Until, New York

for R. Tillinghast and H.T. Chapman

I wanted to send you a postcard of the room
where the two of us writhed
between interjections of silence:
the extension cords to lamps that refused to shine,
neighbors never seen but always heard,
the imaginary cat that longed to sleep in reality.

One complete with vignettes of hand-wringing
and the constant inching
back and forth
atop the matchstick trestlework
of shared beds unmade.

With hearts embalmed in bourbon
and pickled laments
left in the cupboard,
forgotten trophies
of live-in lovers
and passers through
best immortalized
by the exchanges in the ashtray.

Those were some of the things.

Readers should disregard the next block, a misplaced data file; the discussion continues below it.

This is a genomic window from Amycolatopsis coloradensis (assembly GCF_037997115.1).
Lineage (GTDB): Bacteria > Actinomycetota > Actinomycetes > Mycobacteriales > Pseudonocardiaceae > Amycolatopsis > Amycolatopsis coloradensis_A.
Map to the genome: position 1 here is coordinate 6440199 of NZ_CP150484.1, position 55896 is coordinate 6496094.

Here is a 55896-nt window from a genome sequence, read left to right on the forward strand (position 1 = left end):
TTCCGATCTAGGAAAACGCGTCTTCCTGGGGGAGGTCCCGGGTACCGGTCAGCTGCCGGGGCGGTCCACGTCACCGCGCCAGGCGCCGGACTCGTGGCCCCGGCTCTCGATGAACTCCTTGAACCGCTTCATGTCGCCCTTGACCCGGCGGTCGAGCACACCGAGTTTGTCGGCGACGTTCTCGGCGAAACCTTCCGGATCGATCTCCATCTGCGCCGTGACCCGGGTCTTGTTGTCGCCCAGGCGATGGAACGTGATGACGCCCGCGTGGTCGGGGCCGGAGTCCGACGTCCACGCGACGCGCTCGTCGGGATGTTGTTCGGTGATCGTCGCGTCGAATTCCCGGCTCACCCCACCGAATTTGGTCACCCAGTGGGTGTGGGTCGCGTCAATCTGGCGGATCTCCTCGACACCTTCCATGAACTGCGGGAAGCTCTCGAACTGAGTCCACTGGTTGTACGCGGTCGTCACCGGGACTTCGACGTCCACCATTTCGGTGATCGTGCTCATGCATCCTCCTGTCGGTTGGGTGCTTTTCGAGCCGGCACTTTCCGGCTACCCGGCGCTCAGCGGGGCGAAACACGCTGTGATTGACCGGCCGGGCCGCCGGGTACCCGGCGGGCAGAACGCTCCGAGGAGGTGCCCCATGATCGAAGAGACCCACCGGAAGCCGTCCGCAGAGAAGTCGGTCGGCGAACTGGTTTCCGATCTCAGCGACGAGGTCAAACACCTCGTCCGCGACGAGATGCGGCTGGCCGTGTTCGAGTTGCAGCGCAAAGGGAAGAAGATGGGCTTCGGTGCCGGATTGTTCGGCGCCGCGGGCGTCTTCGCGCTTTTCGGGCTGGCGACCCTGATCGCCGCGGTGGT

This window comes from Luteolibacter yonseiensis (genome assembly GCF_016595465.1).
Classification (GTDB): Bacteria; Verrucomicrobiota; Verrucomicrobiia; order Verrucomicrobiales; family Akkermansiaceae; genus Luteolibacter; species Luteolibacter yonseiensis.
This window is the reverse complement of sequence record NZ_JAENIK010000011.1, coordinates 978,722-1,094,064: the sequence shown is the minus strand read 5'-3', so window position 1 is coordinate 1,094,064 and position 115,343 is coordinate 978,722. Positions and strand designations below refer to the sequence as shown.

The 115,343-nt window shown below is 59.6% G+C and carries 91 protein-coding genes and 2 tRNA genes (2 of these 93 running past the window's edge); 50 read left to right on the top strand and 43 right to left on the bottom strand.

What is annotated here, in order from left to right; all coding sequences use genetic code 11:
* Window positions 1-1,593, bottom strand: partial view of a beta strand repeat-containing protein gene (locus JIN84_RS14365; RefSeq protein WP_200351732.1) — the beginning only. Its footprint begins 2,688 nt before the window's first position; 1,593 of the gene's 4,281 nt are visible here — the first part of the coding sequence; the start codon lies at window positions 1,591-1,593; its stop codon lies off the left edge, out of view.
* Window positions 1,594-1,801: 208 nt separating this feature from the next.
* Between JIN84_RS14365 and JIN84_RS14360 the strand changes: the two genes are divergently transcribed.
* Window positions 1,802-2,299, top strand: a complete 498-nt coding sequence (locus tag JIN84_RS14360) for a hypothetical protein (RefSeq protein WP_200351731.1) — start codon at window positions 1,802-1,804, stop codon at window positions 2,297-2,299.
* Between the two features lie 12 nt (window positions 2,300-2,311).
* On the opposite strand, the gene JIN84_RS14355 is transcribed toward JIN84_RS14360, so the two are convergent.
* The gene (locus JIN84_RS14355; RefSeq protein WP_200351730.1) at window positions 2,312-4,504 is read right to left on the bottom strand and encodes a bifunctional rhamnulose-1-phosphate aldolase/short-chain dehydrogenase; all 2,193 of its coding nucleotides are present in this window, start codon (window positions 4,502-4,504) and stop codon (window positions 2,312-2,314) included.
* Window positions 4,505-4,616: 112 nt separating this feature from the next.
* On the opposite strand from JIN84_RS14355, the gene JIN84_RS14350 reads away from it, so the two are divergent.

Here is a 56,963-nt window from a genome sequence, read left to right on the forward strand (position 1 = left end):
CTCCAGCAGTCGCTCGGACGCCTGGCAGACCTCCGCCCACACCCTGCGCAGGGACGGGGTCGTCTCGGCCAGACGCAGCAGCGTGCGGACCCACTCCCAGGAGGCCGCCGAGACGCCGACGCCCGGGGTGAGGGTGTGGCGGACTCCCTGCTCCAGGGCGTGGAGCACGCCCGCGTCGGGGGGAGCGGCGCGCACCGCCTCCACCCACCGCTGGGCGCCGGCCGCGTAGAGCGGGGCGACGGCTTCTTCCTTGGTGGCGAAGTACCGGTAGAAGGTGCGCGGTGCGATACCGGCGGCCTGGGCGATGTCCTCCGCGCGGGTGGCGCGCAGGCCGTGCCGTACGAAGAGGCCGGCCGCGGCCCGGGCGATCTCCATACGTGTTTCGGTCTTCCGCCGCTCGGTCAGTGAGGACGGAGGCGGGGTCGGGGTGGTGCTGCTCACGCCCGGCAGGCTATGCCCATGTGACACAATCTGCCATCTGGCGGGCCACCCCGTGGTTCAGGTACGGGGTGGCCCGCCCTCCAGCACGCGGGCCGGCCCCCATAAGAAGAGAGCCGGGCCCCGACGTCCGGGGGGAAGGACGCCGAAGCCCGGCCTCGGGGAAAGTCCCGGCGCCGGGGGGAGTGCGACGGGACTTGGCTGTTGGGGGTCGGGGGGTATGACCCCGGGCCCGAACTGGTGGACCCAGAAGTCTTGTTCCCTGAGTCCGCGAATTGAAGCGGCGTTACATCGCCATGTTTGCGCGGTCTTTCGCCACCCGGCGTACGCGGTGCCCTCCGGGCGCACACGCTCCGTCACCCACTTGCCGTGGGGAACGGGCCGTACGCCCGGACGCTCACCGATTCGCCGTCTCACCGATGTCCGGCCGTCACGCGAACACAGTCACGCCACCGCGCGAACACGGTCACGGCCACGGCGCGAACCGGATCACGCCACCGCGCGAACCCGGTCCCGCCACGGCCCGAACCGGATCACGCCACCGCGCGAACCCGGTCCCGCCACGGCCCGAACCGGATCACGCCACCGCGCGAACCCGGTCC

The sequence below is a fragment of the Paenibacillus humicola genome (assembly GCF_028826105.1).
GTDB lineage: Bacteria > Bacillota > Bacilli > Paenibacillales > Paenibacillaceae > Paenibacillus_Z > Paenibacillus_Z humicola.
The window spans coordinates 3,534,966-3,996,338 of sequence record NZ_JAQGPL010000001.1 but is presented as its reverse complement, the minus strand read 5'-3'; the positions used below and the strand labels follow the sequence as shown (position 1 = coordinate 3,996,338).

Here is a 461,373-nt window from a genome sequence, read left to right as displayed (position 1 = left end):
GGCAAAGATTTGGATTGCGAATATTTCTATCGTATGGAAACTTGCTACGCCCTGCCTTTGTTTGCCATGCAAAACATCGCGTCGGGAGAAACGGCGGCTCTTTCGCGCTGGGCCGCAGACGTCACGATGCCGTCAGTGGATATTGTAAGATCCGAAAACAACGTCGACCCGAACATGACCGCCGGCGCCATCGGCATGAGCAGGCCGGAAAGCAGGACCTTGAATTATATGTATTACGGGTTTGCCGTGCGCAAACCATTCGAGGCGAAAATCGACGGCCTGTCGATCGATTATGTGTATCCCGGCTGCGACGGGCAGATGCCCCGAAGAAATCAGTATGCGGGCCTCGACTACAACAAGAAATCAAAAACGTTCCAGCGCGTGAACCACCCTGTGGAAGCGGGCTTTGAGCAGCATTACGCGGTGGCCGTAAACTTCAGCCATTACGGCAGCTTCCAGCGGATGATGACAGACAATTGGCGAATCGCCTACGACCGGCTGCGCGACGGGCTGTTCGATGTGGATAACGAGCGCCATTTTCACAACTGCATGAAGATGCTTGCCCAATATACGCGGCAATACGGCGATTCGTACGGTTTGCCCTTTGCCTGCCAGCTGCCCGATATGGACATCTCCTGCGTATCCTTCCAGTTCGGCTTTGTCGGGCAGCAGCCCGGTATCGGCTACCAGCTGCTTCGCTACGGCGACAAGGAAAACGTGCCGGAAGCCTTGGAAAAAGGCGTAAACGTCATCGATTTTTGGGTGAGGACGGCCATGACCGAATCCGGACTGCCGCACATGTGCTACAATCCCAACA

Dishes were either washed passive-aggressively
or not at all.
Footprints often littered the foyer.
Enthusiasm and complaint were married in conversation
trembling forth from the terrible passion
and suffering that circuited through
the empty spaces between them,
then up the haunted staircases,
onto abandoned rooftops,
and back down again.

But mostly the mail never came on Sundays,
books were left dog-eared and idling,
and plans were made,
never begun.

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